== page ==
I am trying to use vsftpd to allow a user to ftp in and edit files in /var/www/html where most files are owned by apache. So far I have used setsebool to enable system wide ftp, and I've also used setfacl to give my ftp users group rwx permissions to that directory. Running getfacl confirms this. I've also done this recursively. My problem is that when logging in through ftp the user can see all files but can't edit any of them or even create new files in the root directory, so I've missed something. Any ideas?

  • If you can't figure it out, you can always use the FTP subsystem built into the SSHD daemon, which I know works out-of-the-box. Just SFTP to port 22. – djangofan Mar 22 '13 at 14:55

@djangofan i don't know if the SSHD ftp subsystem allows for chrooting user to a specific directory or not... but maybe...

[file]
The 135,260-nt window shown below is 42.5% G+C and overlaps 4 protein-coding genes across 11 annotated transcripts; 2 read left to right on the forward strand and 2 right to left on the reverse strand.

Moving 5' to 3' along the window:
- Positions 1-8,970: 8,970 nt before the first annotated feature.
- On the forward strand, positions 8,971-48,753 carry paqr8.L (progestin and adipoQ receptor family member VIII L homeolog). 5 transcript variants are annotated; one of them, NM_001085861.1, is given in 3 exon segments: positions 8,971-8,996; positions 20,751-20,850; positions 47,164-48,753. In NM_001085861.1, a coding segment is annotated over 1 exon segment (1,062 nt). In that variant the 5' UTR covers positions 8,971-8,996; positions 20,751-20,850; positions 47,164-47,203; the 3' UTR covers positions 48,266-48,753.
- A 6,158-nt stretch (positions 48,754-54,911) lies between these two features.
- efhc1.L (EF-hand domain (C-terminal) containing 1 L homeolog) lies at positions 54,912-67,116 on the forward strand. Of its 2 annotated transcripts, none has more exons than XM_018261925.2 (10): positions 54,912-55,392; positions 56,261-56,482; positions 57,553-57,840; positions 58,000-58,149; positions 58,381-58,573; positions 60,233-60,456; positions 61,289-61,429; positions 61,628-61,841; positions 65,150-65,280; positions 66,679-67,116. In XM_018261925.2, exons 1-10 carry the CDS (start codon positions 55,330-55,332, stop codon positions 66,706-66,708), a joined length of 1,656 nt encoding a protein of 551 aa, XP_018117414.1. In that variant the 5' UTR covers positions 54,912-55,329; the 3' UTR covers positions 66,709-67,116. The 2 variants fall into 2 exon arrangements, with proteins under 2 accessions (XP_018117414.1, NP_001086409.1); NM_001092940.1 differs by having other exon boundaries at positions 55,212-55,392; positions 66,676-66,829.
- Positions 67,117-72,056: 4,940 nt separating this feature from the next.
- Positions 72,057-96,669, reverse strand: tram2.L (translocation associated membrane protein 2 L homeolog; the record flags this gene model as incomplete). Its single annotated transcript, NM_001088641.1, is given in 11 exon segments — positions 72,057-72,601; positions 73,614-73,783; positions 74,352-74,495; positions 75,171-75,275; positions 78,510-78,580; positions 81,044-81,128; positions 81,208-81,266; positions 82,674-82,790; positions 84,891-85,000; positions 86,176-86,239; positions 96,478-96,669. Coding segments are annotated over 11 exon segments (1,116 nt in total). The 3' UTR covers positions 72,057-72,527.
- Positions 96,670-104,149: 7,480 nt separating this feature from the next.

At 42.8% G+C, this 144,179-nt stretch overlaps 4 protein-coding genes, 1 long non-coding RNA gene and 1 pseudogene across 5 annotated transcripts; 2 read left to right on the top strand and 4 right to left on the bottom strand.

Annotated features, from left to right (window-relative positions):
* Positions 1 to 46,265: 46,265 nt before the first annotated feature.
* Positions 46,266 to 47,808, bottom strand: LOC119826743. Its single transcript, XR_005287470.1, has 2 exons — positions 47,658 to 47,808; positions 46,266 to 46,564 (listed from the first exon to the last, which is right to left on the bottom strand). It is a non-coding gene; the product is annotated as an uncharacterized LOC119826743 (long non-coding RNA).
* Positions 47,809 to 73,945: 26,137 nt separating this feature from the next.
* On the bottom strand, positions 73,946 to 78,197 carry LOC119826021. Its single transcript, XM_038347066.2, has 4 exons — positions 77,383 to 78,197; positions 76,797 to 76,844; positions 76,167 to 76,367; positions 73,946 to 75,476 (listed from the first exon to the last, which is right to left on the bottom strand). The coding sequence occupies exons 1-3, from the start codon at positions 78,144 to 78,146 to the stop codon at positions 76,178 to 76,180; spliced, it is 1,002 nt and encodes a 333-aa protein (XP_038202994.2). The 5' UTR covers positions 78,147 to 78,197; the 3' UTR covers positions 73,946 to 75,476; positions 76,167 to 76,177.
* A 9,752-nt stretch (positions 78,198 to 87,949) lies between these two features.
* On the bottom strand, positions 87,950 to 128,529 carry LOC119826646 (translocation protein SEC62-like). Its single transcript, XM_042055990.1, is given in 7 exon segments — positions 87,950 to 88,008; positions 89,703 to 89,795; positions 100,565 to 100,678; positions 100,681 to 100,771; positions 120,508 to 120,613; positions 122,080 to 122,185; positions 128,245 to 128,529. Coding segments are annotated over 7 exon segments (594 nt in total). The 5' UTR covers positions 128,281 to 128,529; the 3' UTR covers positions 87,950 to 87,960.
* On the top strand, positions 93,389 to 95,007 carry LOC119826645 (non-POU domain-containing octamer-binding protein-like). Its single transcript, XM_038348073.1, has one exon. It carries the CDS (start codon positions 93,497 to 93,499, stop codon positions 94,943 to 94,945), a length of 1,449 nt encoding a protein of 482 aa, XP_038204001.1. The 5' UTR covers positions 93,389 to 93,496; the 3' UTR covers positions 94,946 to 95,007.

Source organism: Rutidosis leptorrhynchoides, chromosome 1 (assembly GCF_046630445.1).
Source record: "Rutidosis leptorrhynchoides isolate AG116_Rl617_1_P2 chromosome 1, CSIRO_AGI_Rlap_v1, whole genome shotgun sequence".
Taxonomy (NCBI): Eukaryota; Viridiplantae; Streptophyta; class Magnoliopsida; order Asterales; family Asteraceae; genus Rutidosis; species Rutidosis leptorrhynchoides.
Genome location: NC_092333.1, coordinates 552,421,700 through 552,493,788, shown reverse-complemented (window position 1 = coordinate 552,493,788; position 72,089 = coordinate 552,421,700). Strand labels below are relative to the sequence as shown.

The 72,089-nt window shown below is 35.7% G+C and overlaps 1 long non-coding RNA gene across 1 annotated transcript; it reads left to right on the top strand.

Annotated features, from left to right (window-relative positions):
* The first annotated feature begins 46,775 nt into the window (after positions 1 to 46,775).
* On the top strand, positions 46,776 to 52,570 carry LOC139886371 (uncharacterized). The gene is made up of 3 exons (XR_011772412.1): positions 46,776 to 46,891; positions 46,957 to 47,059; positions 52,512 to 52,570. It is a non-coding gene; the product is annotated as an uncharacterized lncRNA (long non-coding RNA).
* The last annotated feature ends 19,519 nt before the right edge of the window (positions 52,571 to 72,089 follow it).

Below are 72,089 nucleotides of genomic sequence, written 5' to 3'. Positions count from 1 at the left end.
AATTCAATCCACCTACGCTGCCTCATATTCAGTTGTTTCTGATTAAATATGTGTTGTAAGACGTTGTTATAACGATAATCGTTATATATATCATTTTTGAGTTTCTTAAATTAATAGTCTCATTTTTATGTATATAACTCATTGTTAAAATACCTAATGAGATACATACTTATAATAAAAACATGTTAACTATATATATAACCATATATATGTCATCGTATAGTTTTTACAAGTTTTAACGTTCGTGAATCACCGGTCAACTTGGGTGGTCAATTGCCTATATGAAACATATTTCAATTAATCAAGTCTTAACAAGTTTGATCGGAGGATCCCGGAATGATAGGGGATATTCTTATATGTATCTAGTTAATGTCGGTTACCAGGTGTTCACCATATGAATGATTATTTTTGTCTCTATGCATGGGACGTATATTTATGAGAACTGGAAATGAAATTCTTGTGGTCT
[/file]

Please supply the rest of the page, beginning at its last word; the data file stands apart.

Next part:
@Peter - try taking a loot at /var/log/vsftpd.log and see what happens when a user tries to create a directory inside their chrooted directory (/var/www/html) - it should log something, permissions, invalid response, can't get directory listing, etc. Also, try setting your FTP client to PASSIVE mode, this seems to fix a lot of FTP related issues.

Also, I hope you are chrooting the users, and not granting full system FTP access... that is quite dangerous and you may come to regret it one day (FTP is extremely insecure and by default sends credentials over plain text - if you enable the SSL wrapper then it is much more secure, but still having full system FTP access is not great). If you really really need full system access and need native permissions setup and ease of use, checkout SCP login, which logs in using SSH (secure) and the user is limited to whatever permissions you setup in the filesystem (same user as is in /etc/passwd).

I've had issue setting up vsftpd before (it can be finicky)...

Here's an example config from my working system that chroots users to a directory structure:

# Example config file /etc/vsftpd/vsftpd.conf
# The default compiled in settings are fairly paranoid. This sample file
# loosens things up a bit, to make the ftp daemon more usable.
# Please see vsftpd.conf.5 for all compiled in defaults.